The health and welfare of individuals and the future of Pakistan’s economy/trade rely on the successful use of government support for the procurement of the Covid-19 vaccine and the deployment of further money to put mechanisms in place to successfully handle inoculation when the opportunity occurs.
Soon after two drug makers, Pfizer and BioNTech, announced 95% effectiveness of their vaccines, Prime Minister Imran Khan authorised an initial $100 million (Rs1.6 billion) for this reason last week. Subsequently, the Economic Coordination Committee approved an additional $150m grant to procure the vaccine.
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It is expected that these vaccines will become commercially available by early next year. The prime minister reportedly approved early payments to drug-makers to ensure rapid supply and listed the order of priority for vaccine administration.
Learning to deal with the pandemic steadily, against all odds, businessmen and analysts remained optimistic about the future. Since the pandemic epidemic early this year, their hope is partly embedded in the success of the government.
Partly because of the country’s performance since the outbreak of the pandemic earlier this year, companies seem optimistic.
In containing the spread and mortality rate, Pakistan definitely did better than its similarly advanced global allies. On Nov 21, the Covid-19 dashboard of the World Health Organisation recorded 11.6m cases and 250,000 deaths in the United States. The devastating disease has been contracted by 9.05 million people in India and 132,726 people have lost their lives. 368,665 cases have been registered in Pakistan and 7,561 individuals have died since March. How much of this is done by the government? Health practitioners continue to fail to understand Pakistan’s fun discrepancy with the horrible global pattern.
As the growth rate dived and poverty/joblessness grew, the country’s economy took a significant beating. However as soon as the lockdown was relaxed, it indicated a promising prospect of bouncing back. The lavish subsidies of the government for the private sector and the opening up of the building sector to untaxed resources helped to raise the morale of the demoralised business community.
Context interviews found that the nation’s tycoons were concerned about moderating the effects of the next lockdown, but barely thinking about the prospects past next year. And the specialised corporate society segments are yet to deliberate on the shape of the business world post-Covid-19.
The CEO of Indus Hospital, Dr Abdul Bari Khan, was optimistic. Clinical trials of a Chinese vaccine developed by CanSinoBio and the Beijing Institute of Biotechnology are being undertaken by the hospital. Dr Khan said that Pakistanis, in any crisis, come together as a nation.
We have managed this far and God willing, by managing the inoculation process properly, we will delight ourselves again. Provincial coordination is being streamlined by the National Command and Operation Centre (NCOC). We monitor, evaluate and track affected persons carefully. We also have digitised health provider, volunteer and caregiver records. Hospitals are well prepared to respond to emergencies,” he said.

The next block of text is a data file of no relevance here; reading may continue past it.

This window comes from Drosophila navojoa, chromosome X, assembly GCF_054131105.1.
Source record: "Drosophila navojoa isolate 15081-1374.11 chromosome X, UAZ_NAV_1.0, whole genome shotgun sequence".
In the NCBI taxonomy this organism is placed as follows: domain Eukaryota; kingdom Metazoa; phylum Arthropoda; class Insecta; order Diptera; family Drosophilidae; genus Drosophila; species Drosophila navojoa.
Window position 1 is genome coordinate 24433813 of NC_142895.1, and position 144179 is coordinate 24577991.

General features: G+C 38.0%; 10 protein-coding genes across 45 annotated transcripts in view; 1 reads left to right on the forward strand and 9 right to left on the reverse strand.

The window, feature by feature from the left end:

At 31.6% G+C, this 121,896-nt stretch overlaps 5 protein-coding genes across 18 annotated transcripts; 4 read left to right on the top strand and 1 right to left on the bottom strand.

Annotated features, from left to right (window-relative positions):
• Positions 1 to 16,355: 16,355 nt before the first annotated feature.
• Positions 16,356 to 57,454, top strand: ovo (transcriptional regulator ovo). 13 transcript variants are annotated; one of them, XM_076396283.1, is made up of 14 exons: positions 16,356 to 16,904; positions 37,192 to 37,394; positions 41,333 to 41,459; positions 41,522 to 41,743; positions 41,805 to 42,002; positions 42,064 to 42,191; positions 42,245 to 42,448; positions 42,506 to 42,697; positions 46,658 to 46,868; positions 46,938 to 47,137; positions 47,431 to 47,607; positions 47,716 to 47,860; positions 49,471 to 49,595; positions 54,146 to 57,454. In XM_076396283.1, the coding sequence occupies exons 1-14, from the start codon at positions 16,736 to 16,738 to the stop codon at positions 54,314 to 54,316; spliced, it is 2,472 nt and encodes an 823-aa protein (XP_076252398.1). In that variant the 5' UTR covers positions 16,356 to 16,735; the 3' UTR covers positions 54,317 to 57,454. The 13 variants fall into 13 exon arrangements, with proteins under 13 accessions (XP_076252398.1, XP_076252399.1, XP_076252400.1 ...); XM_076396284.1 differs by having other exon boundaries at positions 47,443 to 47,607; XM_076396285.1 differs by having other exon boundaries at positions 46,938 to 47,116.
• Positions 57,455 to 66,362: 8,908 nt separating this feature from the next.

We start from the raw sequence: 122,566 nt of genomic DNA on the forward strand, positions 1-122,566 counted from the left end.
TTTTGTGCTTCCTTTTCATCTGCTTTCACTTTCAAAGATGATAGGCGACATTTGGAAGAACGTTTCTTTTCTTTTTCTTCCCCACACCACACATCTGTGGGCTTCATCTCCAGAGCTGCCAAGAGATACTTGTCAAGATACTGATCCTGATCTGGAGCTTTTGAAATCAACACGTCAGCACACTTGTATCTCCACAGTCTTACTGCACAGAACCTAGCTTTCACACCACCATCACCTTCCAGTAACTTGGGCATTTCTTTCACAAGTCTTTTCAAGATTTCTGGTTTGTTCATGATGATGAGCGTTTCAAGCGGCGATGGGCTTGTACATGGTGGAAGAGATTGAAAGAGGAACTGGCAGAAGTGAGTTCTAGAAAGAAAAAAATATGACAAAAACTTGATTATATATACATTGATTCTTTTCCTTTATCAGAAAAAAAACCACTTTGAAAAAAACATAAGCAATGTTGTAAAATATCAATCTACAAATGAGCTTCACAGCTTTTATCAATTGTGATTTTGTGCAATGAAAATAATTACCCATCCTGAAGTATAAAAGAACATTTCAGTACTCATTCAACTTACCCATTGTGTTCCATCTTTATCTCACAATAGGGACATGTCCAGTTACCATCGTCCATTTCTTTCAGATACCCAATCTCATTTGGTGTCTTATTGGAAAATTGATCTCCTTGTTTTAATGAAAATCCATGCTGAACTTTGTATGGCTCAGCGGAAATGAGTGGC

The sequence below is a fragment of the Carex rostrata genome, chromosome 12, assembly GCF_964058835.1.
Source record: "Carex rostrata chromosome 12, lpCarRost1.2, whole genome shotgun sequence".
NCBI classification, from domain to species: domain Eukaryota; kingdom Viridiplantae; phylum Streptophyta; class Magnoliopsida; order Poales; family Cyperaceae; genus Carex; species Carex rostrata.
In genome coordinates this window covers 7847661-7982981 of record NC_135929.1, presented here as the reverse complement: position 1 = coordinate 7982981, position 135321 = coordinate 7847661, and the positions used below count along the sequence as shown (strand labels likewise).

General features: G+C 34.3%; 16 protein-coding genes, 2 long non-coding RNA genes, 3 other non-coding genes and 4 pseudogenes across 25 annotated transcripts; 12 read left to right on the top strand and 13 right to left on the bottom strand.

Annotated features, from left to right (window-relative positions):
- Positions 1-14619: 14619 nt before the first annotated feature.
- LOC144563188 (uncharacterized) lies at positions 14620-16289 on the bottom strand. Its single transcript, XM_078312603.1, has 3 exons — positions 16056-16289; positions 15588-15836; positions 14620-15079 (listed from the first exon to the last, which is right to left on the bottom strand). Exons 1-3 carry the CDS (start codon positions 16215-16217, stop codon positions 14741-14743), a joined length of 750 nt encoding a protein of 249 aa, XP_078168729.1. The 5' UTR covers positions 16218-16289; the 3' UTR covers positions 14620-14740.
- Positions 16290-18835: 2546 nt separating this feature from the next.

Dr. Javed Akram, vice chancellor of the University of Health Sciences, claimed that Pakistan will be facilitated by global partners with money, because no nation should be ignored by the globe. I think the vaccine is not going to be expensive. As no nation will be safe until the whole planet is washed clean of the virus, it will be made affordable for all.
He was a proponent of self-sustainability of wellness, pressing for revived synchronised attempts to manufacture medicines locally. How much longer will we be satisfied with only manufacturing and packing foreign molecules from local drug-makers? It’s a wake-up call to close the divide, he said, between biochemists and industry.
The former president of the Pakistan Pharmaceutical Manufacturers Association (PPMA), Kaisar Waheed, believes that relief from Covid-19 will come from the east. He said that clinical trials of vaccines produced by CanSinoBio and the China Biotechnology Institute of Beijing are underway in the country as standard refrigerators are needed.
The logistics of Western-developed vaccines involving storage temperatures of -20 to -80 degrees are not intended for countries such as Pakistan, he added.
Ehsan Malik, CEO of the Pakistan Business Council (PBC), denied the concerns of export and travel restrictions for not complying with internationally agreed health requirements as premature and unfounded. He shared a general 13-point document with recommendations for Covid-19 that the PBC established and circulated.
By opening its coffers and limiting tax and NAB hounds, the government nudged the corporate community to move focus from past (lockdown losses) to future strategies. A window of opportunities for direct compromises and asset whitening schemes was provided by the temporary departure of the IMF. They know that the honeymoon won’t last long,’ an observer commented.
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The head and members of the NCOC were evasive, silent about the prospect of attaining herd immunity at some time soon. Several efforts were unsuccessful in choosing the brains of Dr. Faisal Sultan, special assistant to the Health Premier, or other core members of the federal government team. On the primacy of the health threat to the national economy, senior officers in economic ministries approached for comment were not explicit.